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India Faces Severe Water Crisis In 20 Years: World Bank

Global warming might help, though, as the Himalayan peaks melt away.
New Delhi (AFP) Oct 05, 2005
India will face a severe water crisis in 20 years if the government doesn't change its ways and clashes are already taking place because the resource is so scarce, the World Bank warned Wednesday.

"There's virtually no country in the world that lives with a system as bad as you have here," John Briscoe, author of the Bank's draft country report on India, told a media conference in New Delhi.

"There is a widespread complacency in the government about water."

The report says that India has no proper water management system in place, its groundwater is disappearing and river bodies are turning into makeshift sewers.

"Estimates reveal that by 2020, India's demand for water will exceed all sources of supply," the report says.

"There is no question that the incidence and severity of conflicts (over water) has increased sharply in recent times ... There is a high level of vitriol in the endemic clashes between states on inter-state water issues," it adds.

With the Indian government unable to provide its citizens a 24-hour supply of water even in the national capital, those who can afford to have found other ways to turn on the tap.

The result is an unregulated system with no incentive to conserve water.

"What has happened in the last 20 or 30 years is a shift to self-provision. Every farmer sinks a tubewell and every house in Delhi has a pump pumping groundwater," said Briscoe, an expert on water issues at the World Bank. "Once that water stops you get into a situation where towns will not be able to function."

According to the report, 70 percent of India's irrigation water and 80 percent of its domestic water supplies now come from groundwater, which is being rapidly depleted.

The Delhi-based Center for Science and Environment said that in parts of the capital city, the groundwater level is dropping by 10 meters (33 feet) each year.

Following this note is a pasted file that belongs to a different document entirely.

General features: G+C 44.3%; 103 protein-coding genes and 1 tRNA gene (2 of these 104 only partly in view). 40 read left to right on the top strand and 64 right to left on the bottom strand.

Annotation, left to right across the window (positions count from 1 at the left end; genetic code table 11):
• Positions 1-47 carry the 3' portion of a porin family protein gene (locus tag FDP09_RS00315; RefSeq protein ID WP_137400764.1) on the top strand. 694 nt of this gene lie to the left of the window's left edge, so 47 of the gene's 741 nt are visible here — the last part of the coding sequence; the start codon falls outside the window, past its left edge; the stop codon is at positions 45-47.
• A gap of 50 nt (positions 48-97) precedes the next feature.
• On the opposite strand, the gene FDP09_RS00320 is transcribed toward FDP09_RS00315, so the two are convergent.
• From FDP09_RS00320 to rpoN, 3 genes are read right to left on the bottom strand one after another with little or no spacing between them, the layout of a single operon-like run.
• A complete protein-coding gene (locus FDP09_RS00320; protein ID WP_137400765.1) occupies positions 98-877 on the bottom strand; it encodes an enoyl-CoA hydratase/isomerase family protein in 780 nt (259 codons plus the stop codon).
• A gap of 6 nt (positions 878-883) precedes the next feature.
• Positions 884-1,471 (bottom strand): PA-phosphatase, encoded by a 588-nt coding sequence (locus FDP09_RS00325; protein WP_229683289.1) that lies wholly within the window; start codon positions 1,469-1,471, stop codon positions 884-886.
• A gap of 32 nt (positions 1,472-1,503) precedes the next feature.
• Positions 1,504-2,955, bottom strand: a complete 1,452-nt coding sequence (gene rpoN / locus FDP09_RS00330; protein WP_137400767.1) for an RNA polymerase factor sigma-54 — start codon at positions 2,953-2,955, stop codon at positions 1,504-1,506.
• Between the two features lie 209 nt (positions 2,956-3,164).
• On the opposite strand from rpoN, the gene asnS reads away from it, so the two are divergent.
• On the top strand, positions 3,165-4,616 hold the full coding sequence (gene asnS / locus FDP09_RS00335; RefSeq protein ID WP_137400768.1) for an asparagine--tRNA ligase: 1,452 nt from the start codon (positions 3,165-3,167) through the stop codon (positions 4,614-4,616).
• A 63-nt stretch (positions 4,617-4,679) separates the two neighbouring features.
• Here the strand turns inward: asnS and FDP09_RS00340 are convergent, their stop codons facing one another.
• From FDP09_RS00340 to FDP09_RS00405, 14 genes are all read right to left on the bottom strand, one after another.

"Especially in South Delhi there are a lot of borewells because piped water supply is not coming," said R.K. Srinivasan, deputy coordinator of natural resource management at the organization.

The independent group has begun a project to use city buildings to harvest rain water and return it underground.

The issue of water management is particularly pressing in a country where many states get as much as 90 percent of their rainfall in the four months of the summer monsoon season, leading to a drought-flood cycle.

The World Bank report also worries about the impact of climate change in India, particularly the melting of glaciers in the western part of the Himalayan mountain range.

It makes specific recommendations for India that include negotiating clear-cut water entitlements for states that spar over river water, increasing storage capacity and charging water users appropriately.

All rights reserved. 2005 Agence France-Presse. Sections of the information displayed on this page (dispatches, photographs, logos) are protected by intellectual property rights owned by Agence France-Presse. As a consequence, you may not copy, reproduce, modify, transmit, publish, display or in any way commercially exploit any of the content of this section without the prior written consent of Agence France-Presse.

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